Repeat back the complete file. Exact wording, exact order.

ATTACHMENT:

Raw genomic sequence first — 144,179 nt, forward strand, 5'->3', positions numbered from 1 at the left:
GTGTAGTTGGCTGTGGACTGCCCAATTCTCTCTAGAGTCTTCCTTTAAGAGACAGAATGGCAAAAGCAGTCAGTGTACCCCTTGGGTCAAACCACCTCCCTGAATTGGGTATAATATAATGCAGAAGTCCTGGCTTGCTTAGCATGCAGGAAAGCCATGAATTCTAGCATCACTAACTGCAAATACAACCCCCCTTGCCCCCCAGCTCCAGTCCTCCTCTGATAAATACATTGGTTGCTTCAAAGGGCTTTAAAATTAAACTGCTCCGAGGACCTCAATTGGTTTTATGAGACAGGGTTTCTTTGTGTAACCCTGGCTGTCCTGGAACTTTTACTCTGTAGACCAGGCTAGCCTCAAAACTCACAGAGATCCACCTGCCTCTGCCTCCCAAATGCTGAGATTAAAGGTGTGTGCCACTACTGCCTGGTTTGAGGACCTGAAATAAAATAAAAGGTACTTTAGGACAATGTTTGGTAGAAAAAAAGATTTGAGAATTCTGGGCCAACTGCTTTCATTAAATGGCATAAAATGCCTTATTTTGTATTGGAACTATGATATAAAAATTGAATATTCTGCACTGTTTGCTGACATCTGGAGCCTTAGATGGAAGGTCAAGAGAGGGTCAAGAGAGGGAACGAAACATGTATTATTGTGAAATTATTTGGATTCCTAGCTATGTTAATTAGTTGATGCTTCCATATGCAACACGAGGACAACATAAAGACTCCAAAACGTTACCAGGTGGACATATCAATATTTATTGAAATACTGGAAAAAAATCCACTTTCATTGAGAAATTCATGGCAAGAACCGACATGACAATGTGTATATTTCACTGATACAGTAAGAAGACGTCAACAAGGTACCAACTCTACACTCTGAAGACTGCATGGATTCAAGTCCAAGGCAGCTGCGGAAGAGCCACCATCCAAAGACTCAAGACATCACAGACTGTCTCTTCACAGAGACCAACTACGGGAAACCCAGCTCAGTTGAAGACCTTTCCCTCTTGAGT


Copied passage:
Raw genomic sequence first — 144,179 nt, forward strand, 5'->3', positions numbered from 1 at the left:
GTGTAGTTGGCTGTGGACTGCCCAATTCTCTCTAGAGTCTTCCTTTAAGAGACAGAATGGCAAAAGCAGTCAGTGTACCCCTTGGGTCAAACCACCTCCCTGAATTGGGTATAATATAATGCAGAAGTCCTGGCTTGCTTAGCATGCAGGAAAGCCATGAATTCTAGCATCACTAACTGCAAATACAACCCCCCTTGCCCCCCAGCTCCAGTCCTCCTCTGATAAATACATTGGTTGCTTCAAAGGGCTTTAAAATTAAACTGCTCCGAGGACCTCAATTGGTTTTATGAGACAGGGTTTCTTTGTGTAACCCTGGCTGTCCTGGAACTTTTACTCTGTAGACCAGGCTAGCCTCAAAACTCACAGAGATCCACCTGCCTCTGCCTCCCAAATGCTGAGATTAAAGGTGTGTGCCACTACTGCCTGGTTTGAGGACCTGAAATAAAATAAAAGGTACTTTAGGACAATGTTTGGTAGAAAAAAAGATTTGAGAATTCTGGGCCAACTGCTTTCATTAAATGGCATAAAATGCCTTATTTTGTATTGGAACTATGATATAAAAATTGAATATTCTGCACTGTTTGCTGACATCTGGAGCCTTAGATGGAAGGTCAAGAGAGGGTCAAGAGAGGGAACGAAACATGTATTATTGTGAAATTATTTGGATTCCTAGCTATGTTAATTAGTTGATGCTTCCATATGCAACACGAGGACAACATAAAGACTCCAAAACGTTACCAGGTGGACATATCAATATTTATTGAAATACTGGAAAAAAATCCACTTTCATTGAGAAATTCATGGCAAGAACCGACATGACAATGTGTATATTTCACTGATACAGTAAGAAGACGTCAACAAGGTACCAACTCTACACTCTGAAGACTGCATGGATTCAAGTCCAAGGCAGCTGCGGAAGAGCCACCATCCAAAGACTCAAGACATCACAGACTGTCTCTTCACAGAGACCAACTACGGGAAACCCAGCTCAGTTGAAGACCTTTCCCTCTTGAGT